I used an NHS website called IAPT to self-refer; I was contacted by one of the local mental health centres, had a phone consultation and was subsequently offered seven free sessions over a period of two months. My sessions were highly structured and involved a combination of talking with the therapist, filling out work sheets (both with her and also by myself), journalling, reading and exploring a range of self-help techniques.
CBT has been criticised for being too mechanistic; I can see why some believe this: the nature of the sessions don’t allow much time for in-depth discussions about feelings and emotions. Having said that, I found elements of it really beneficial. I became much more aware of unhelpful thought patterns and behaviours, and it provided me with a range of tools to work on changing them.
My advice: Do the work. In my experience, a lot of CBT was self-directed; the therapist set me tasks each week but, fundamentally, it was down to me to put the work in if I wanted to help myself. As with most things, you only get out what you put in.
H Y P N O T H E R A P Y :
You might not consider Hypnotherapy a serious therapy! After all, comedians and TV hypnotists, for all the entertainment of it, don’t add to its credibility. But credible it is, having actually been used for years as a way of reducing a range of conditions from stress and anxiety to insomnia, pain and addiction. It uses guided relaxation, intense concentration and focused attention to help establish an alternate set of beliefs that aims to have a positive influence on a person’s behaviour. The best way I can describe it is like being in that state when you’re not fully awake, but you haven’t quite fallen asleep yet. It didn’t provide a long lasting effect on me, but it certainly helped me relax and sleep better at the time.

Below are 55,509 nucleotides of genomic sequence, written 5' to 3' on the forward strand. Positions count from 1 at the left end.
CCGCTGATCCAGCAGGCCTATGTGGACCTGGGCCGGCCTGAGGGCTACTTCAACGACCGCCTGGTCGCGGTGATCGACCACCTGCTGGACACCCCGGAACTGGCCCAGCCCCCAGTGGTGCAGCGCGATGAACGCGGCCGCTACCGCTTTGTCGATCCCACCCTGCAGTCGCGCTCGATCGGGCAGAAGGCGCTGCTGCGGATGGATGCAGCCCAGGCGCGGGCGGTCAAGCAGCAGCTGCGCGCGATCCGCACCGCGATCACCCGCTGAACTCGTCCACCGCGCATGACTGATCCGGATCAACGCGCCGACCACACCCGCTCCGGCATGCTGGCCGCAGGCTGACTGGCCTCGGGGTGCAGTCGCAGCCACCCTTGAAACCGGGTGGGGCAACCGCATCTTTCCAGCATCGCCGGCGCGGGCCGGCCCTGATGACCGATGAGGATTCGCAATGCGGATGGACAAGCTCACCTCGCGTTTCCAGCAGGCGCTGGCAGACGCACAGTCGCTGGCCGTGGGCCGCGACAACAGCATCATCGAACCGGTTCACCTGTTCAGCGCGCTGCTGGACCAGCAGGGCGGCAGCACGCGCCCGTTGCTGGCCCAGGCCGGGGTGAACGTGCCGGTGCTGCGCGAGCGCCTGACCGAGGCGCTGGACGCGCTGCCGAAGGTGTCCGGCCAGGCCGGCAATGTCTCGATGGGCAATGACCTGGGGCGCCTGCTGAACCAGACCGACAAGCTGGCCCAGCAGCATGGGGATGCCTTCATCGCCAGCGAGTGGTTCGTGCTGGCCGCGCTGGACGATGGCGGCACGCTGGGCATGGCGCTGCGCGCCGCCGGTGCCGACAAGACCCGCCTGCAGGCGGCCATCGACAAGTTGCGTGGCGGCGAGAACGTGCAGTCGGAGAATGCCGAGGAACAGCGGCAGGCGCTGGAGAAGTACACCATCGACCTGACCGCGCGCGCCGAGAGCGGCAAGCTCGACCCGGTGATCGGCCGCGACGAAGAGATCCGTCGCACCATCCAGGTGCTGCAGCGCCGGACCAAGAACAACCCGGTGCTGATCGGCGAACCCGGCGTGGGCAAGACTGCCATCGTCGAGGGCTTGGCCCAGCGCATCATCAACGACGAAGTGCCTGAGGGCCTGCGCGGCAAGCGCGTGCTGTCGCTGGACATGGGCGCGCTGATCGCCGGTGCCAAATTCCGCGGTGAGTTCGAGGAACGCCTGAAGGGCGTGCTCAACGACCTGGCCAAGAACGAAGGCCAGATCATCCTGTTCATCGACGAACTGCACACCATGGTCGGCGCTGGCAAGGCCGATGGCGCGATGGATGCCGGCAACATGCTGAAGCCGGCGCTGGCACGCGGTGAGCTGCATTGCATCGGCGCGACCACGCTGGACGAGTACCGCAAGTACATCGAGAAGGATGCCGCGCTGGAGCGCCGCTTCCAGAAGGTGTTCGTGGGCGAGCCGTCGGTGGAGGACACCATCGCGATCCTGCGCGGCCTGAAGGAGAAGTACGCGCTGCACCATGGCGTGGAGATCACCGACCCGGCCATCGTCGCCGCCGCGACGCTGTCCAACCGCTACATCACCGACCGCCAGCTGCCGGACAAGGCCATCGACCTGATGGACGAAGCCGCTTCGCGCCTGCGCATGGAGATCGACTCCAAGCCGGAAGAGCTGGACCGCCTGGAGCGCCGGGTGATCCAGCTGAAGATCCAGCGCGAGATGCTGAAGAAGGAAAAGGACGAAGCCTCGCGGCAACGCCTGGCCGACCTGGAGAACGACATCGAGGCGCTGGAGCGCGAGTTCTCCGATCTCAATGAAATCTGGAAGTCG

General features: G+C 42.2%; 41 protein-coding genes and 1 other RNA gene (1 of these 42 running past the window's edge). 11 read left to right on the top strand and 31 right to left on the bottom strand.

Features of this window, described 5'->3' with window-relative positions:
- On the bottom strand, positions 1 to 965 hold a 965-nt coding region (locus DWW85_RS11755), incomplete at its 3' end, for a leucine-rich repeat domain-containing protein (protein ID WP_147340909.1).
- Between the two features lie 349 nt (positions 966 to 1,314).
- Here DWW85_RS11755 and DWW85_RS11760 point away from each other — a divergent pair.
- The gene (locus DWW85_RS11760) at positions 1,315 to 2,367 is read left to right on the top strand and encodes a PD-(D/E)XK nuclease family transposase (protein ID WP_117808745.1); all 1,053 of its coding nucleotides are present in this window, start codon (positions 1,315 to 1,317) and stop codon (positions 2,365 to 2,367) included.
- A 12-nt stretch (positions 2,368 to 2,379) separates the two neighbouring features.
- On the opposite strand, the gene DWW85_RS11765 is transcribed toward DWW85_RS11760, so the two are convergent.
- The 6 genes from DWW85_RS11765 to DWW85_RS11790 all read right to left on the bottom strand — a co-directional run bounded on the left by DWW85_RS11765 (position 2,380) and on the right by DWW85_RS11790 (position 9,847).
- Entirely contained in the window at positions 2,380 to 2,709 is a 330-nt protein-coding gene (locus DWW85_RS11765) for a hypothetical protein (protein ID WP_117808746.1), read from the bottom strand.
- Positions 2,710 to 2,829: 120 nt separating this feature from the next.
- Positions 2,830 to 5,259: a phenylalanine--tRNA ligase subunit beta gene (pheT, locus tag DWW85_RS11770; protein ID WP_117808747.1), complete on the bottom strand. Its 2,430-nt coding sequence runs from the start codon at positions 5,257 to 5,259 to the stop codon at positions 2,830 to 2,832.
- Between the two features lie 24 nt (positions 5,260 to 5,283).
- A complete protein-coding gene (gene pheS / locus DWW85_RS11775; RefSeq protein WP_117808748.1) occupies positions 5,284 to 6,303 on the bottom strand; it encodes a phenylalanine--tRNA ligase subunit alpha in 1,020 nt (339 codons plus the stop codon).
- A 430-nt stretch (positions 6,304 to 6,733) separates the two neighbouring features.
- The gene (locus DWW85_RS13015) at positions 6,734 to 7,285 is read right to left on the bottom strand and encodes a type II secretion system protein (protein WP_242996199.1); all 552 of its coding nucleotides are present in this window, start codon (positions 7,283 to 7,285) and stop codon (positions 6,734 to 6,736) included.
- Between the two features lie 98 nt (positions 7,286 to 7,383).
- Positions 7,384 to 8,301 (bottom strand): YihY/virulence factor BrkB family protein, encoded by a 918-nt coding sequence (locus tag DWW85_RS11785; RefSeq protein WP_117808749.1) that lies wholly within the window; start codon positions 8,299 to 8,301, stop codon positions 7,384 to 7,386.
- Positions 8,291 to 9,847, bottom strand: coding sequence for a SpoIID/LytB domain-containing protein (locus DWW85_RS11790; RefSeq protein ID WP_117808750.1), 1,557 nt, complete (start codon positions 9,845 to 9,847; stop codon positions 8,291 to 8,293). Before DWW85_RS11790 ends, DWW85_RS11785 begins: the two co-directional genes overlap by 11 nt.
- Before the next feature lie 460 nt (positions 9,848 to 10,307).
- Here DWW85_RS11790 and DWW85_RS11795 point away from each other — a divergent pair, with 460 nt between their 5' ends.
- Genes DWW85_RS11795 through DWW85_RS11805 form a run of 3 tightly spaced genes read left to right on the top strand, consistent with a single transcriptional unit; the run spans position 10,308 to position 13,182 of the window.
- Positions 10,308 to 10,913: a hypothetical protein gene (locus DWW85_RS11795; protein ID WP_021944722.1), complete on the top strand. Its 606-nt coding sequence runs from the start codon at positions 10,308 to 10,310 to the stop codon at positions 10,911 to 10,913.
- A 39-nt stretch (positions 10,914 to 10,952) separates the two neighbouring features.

My advice: Be open minded. Hypnotherapy is perhaps a bit ‘out there’, but it may well work for you. The woman I saw recommended just a couple of sessions to help me, which was just as well as I couldn’t have afforded any more! Unfortunately, this service is not provided on the NHS, but my hypnotherapist did record both sessions so I could replay them at any time.
W H E R E E L S E T O L O O K :
There is an increasing number of alternative therapies* out there definitely worth researching too. Some examples include:
- Yoga therapy
- Breath therapy
- Art/music therapy
- Massage therapy
- Bowen Therapy
*Please be aware though that although practitioners in these areas may be highly qualified in the services they offer, this does not mean they are registered health professionals or have the appropriate training to support those with complex mental health conditions alone.
R E S O U R C E S :
Here are some helpful websites where you can find out more information on where to seek help…
- IAPT (NHS services)
- Counselling Directory
- British Association for Counselling and Psychotherapy
- Mind UK
- Mind UK – Alternative Therapies
- Time to Change